Our Towns

Mina’s Lends a Hand to Foster Families

YOUNGSTOWN, Ohio — As a foster parent, Nicole Tsarnas understands the challenges that face those accepting children into foster care at all hours of the day or night, with little or nothing in the way of clothing or other necessities.

The desire to help other foster parents, kinship families and youths aging out of the foster care system led Tsarnas to found Mina’s Foster Closet. Located in the Old School Marketplace on South Avenue, the nonprofit agency provides clothes, toys and other items to support youths in foster families, kinship (placement with relatives or someone else familiar with the child or children in question) or youths aging out of the foster-care system.

“We just thought that there was a way to do more and make this easier,” Tsarnas said. “We want to make it easier on the community, on other foster parents, and on the foster children.”

At a ribbon-cutting Friday afternoon, Tsarnas, president of Mina’s Foster Closet, said she and her husband – who served in the U.S. Navy – understand the personal struggles and challenges involved. They now are fostering two children in addition to raising their three biological children in North Lima.

“Everywhere else we’ve lived has had something like this for foster families,” she said.

Mina’s Foster Closet received its 501(c)3 status in November and moved into its 1,000-square-foot space in March, Tsarnas said. While setting up, Mina’s has assisted more than 40 kids, she reported. Serving the foster care systems of Mahoning, Trumbull and Columbiana counties, it is staffed entirely by volunteers, including five regulars and a few who give time periodically. Provided at no cost to the foster children, items are donated by the community or purchased with cash donations made.

Tsarnas celebrates the opening of Mina’s Foster Closet with Beth Padisak, secretary (left), and Tracy Behnke, treasurer.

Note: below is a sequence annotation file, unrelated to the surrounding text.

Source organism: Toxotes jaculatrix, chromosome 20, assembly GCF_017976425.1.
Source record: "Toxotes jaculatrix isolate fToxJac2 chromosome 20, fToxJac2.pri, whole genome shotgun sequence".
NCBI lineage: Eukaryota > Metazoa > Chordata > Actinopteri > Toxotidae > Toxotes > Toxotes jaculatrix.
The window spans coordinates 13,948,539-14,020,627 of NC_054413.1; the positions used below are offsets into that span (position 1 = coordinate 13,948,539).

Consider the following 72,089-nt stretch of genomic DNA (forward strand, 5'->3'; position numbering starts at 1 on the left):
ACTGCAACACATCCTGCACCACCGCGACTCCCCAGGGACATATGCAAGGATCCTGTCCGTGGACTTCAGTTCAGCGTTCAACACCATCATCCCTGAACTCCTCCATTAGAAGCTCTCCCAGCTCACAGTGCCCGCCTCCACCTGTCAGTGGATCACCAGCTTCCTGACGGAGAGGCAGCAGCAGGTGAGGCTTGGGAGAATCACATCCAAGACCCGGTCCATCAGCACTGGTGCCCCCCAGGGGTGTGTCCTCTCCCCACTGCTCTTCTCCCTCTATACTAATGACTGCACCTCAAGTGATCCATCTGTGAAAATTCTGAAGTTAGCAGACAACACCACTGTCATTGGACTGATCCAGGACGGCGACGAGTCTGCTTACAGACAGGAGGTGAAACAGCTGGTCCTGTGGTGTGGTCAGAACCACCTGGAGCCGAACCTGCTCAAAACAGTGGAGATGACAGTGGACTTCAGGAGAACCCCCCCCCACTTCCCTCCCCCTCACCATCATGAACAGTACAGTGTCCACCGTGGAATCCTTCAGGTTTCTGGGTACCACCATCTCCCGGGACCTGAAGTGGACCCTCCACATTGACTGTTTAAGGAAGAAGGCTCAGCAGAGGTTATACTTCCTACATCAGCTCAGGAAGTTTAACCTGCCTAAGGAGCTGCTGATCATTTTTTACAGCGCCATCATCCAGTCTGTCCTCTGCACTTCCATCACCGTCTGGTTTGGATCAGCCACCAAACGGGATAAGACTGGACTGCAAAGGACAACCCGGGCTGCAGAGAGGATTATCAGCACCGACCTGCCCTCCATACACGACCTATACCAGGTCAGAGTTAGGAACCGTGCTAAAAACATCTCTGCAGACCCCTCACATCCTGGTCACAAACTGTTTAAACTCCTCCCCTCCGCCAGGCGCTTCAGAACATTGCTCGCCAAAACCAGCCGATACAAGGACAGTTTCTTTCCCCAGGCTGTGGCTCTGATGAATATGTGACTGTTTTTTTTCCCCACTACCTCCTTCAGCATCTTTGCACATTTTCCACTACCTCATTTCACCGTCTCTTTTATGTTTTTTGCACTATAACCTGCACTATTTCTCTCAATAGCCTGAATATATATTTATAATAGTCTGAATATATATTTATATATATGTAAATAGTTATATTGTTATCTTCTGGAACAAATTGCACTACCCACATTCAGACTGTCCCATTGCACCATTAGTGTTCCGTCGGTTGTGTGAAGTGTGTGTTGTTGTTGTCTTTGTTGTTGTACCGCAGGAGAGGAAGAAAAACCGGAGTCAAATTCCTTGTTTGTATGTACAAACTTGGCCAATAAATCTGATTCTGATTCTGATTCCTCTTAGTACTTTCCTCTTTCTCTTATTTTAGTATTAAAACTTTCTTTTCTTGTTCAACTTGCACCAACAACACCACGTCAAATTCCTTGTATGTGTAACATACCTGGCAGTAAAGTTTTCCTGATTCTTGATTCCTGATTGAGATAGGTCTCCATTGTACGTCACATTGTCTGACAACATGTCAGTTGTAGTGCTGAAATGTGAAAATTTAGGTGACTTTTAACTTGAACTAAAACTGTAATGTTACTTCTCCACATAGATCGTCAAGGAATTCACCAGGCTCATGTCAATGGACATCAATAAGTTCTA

Children rarely come into the foster care system during “bankers hours” and typically bring very little with them, said Tim Schaffner, executive director of Trumbull County Children Services.

“We can outfit them from our supplies for a few days, but the ability for a foster parent while waiting for a closing order to go to a place like that to get clothes and supplies is just phenomenal,” Schaffner said.

“It’s a wonderful new community resource,” said Jennifer Kollar, public information officer for Mahoning County Children Services.

Kollar sees the new service being particularly helpful to kinship family caregivers, who don’t receive the same support as licensed a foster parent, as well as foster children who are transitioning to adulthood, she said.

“We will help get them started, but as they eventually get a little bit more on their way you need a lot of things,” Koller said. “A lot of these kids are going to school, they’re working part time, so this is another way to enhance their way of life and continue to make them self-sufficient.”

“We’re really impressed when a foster mom steps forward and takes care of other foster families,” Schaffner said. “[Tsarnas] has really put her heart and soul into this.”

The representatives of the two county agencies also noted that the area’s foster system has seen a spike in recent years, a condition both attribute to the opiate crisis. According to Kollar, Mahoning County normally has up to 175 children in foster care, but that figure has risen to 250.

“As foster parents, you rarely see a child who is not exposed to some kind of substance abuse. It’s terrible,” Tsarnas lamented.

At the beginning of the crisis, the approximately 150 in foster care at any given time in Trumbull County rose past 200, Schaffner said. That figure has fallen back to more typical rates by getting kids placed with a relative the same day rather than placing them in a foster home overnight and finding a relative the next day.

“It’s easy for that overnight to turn to a week or two weeks,” he said.

Mina’s Foster Closet is already preparing to expand, with an additional room across the hall being made available, Tsarnas said. This summer, she plans to establish the additional space as a room for collected items for teens and for youths preparing to age out of the foster system.

Mina’s is located at 11836 South Ave., Building E, Suite 3. Hours are by appointment only, according to the website. Contact staff by calling 330 536 9098, or filling out the form on the website, MinasFosterCloset.com.

Pictured above: Nicole Tsarnas, president of Mina’s Foster Closet.

Published by The Business Journal, Youngstown, Ohio.